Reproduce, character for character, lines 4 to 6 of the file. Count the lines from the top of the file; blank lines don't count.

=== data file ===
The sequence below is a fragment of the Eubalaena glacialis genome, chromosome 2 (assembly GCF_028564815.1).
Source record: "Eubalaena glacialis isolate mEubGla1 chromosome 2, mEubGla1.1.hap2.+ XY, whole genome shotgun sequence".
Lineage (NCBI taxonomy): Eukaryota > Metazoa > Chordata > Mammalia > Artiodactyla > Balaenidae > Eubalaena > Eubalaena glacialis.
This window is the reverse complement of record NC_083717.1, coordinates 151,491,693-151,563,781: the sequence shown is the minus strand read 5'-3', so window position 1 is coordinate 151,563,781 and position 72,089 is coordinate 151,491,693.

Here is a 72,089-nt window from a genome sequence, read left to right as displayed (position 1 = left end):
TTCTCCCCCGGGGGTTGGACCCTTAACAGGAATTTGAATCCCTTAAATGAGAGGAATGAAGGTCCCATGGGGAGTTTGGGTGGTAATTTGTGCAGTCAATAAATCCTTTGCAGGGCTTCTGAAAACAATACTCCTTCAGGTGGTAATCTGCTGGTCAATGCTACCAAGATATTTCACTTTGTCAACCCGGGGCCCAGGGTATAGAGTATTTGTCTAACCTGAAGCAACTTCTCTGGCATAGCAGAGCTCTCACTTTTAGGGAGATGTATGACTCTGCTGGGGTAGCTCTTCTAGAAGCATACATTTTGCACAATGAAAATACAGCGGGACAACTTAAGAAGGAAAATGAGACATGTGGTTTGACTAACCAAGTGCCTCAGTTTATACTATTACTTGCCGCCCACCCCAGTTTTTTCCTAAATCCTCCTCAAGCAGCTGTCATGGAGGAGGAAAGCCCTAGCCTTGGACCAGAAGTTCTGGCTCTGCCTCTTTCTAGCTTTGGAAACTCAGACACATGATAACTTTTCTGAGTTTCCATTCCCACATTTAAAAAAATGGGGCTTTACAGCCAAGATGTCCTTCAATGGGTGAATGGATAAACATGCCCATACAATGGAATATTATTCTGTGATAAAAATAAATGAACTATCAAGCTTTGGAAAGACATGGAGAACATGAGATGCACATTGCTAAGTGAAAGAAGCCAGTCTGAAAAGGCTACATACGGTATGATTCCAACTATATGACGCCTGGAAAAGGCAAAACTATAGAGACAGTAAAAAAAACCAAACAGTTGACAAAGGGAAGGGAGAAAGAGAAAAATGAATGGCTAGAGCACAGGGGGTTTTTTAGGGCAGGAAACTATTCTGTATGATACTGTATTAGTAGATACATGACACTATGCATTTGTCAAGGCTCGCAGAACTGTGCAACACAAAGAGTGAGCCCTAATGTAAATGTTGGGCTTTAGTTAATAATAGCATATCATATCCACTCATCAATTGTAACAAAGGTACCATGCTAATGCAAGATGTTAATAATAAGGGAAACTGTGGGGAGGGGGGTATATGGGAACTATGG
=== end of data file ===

This window is the reverse complement of record NC_083717.1, coordinates 151,491,693-151,563,781: the sequence shown is the minus strand read 5'-3', so window position 1 is coordinate 151,563,781 and position 72,089 is coordinate 151,491,693.

Here is a 72,089-nt window from a genome sequence, read left to right as displayed (position 1 = left end):
TTCTCCCCCGGGGGTTGGACCCTTAACAGGAATTTGAATCCCTTAAATGAGAGGAATGAAGGTCCCATGGGGAGTTTGGGTGGTAATTTGTGCAGTCAATAAATCCTTTGCAGGGCTTCTGAAAACAATACTCCTTCAGGTGGTAATCTGCTGGTCAATGCTACCAAGATATTTCACTTTGTCAACCCGGGGCCCAGGGTATAGAGTATTTGTCTAACCTGAAGCAACTTCTCTGGCATAGCAGAGCTCTCACTTTTAGGGAGATGTATGACTCTGCTGGGGTAGCTCTTCTAGAAGCATACATTTTGCACAATGAAAATACAGCGGGACAACTTAAGAAGGAAAATGAGACATGTGGTTTGACTAACCAAGTGCCTCAGTTTATACTATTACTTGCCGCCCACCCCAGTTTTTTCCTAAATCCTCCTCAAGCAGCTGTCATGGAGGAGGAAAGCCCTAGCCTTGGACCAGAAGTTCTGGCTCTGCCTCTTTCTAGCTTTGGAAACTCAGACACATGATAACTTTTCTGAGTTTCCATTCCCACATTTAAAAAAATGGGGCTTTACAGCCAAGATGTCCTTCAATGGGTGAATGGATAAACATGCCCATACAATGGAATATTATTCTGTGATAAAAATAAATGAACTATCAAGCTTTGGAAAGACATGGAGAACATGAGATGCACATTGCTAAGTGAAAGAAGCCAGTCTGAAAAGGCTACATACGGTATGATTCCAACTATATGACGCCTGGAAAAGGCAAAACTATAGAGACAGTAAAAAAAACCAAACAGTTGACAAAGGGAAGGGAGAAAGAGAAAAATGAATGGCTAGAGCACAGGGGGTTTTTTAGGGCAGGAAACTATTCTGTATGATACTGTATTAGTAGATACATGACACTATGCATTTGTCAAGGCTCGCAGAACTGTGCAACACAAAGAGTGAGCCCTAATGTAAATGTTGGGCTTTAGTTAATAATAGCATATCATATCCACTCATCAATTGTAACAAAGGTACCATGCTAATGCAAGATGTTAATAATAAGGGAAACTGTGGGGAGGGGGGTATATGGGAACTATGG